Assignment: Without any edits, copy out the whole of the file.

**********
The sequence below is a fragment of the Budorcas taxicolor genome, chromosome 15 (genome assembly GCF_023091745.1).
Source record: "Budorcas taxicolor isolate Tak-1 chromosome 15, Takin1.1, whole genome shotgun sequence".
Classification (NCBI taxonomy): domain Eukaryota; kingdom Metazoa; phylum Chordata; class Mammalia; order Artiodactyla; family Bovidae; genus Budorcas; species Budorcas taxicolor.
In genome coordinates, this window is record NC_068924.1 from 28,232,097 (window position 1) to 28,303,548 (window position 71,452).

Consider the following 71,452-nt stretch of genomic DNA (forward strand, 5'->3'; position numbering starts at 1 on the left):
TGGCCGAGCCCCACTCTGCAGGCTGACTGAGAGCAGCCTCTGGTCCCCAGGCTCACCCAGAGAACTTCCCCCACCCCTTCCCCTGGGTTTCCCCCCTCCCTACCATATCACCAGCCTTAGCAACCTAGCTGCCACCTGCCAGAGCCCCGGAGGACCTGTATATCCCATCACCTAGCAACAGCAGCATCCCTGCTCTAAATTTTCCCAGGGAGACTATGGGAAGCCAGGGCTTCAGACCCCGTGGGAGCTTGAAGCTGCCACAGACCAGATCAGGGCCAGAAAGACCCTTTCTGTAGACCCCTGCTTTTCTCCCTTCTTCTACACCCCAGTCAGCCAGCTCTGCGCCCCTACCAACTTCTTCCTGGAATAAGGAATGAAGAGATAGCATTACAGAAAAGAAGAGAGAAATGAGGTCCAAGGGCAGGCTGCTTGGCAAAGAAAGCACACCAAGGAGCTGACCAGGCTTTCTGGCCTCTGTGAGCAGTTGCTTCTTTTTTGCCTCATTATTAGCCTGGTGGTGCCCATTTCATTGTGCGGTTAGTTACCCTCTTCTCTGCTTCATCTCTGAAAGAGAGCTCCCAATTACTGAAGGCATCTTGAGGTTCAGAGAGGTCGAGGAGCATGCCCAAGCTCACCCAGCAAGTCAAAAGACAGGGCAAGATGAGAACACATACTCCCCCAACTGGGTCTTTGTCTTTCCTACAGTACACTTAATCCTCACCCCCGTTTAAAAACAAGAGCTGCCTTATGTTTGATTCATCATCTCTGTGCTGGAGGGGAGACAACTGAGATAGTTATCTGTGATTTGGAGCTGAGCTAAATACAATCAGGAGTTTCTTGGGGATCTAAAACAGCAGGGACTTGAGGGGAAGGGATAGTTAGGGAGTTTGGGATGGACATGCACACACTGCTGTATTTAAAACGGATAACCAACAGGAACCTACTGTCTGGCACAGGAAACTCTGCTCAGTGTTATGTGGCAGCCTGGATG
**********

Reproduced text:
The sequence below is a fragment of the Budorcas taxicolor genome, chromosome 15 (genome assembly GCF_023091745.1).
Source record: "Budorcas taxicolor isolate Tak-1 chromosome 15, Takin1.1, whole genome shotgun sequence".
Classification (NCBI taxonomy): domain Eukaryota; kingdom Metazoa; phylum Chordata; class Mammalia; order Artiodactyla; family Bovidae; genus Budorcas; species Budorcas taxicolor.
In genome coordinates, this window is record NC_068924.1 from 28,232,097 (window position 1) to 28,303,548 (window position 71,452).

Consider the following 71,452-nt stretch of genomic DNA (forward strand, 5'->3'; position numbering starts at 1 on the left):
TGGCCGAGCCCCACTCTGCAGGCTGACTGAGAGCAGCCTCTGGTCCCCAGGCTCACCCAGAGAACTTCCCCCACCCCTTCCCCTGGGTTTCCCCCCTCCCTACCATATCACCAGCCTTAGCAACCTAGCTGCCACCTGCCAGAGCCCCGGAGGACCTGTATATCCCATCACCTAGCAACAGCAGCATCCCTGCTCTAAATTTTCCCAGGGAGACTATGGGAAGCCAGGGCTTCAGACCCCGTGGGAGCTTGAAGCTGCCACAGACCAGATCAGGGCCAGAAAGACCCTTTCTGTAGACCCCTGCTTTTCTCCCTTCTTCTACACCCCAGTCAGCCAGCTCTGCGCCCCTACCAACTTCTTCCTGGAATAAGGAATGAAGAGATAGCATTACAGAAAAGAAGAGAGAAATGAGGTCCAAGGGCAGGCTGCTTGGCAAAGAAAGCACACCAAGGAGCTGACCAGGCTTTCTGGCCTCTGTGAGCAGTTGCTTCTTTTTTGCCTCATTATTAGCCTGGTGGTGCCCATTTCATTGTGCGGTTAGTTACCCTCTTCTCTGCTTCATCTCTGAAAGAGAGCTCCCAATTACTGAAGGCATCTTGAGGTTCAGAGAGGTCGAGGAGCATGCCCAAGCTCACCCAGCAAGTCAAAAGACAGGGCAAGATGAGAACACATACTCCCCCAACTGGGTCTTTGTCTTTCCTACAGTACACTTAATCCTCACCCCCGTTTAAAAACAAGAGCTGCCTTATGTTTGATTCATCATCTCTGTGCTGGAGGGGAGACAACTGAGATAGTTATCTGTGATTTGGAGCTGAGCTAAATACAATCAGGAGTTTCTTGGGGATCTAAAACAGCAGGGACTTGAGGGGAAGGGATAGTTAGGGAGTTTGGGATGGACATGCACACACTGCTGTATTTAAAACGGATAACCAACAGGAACCTACTGTCTGGCACAGGAAACTCTGCTCAGTGTTATGTGGCAGCCTGGATG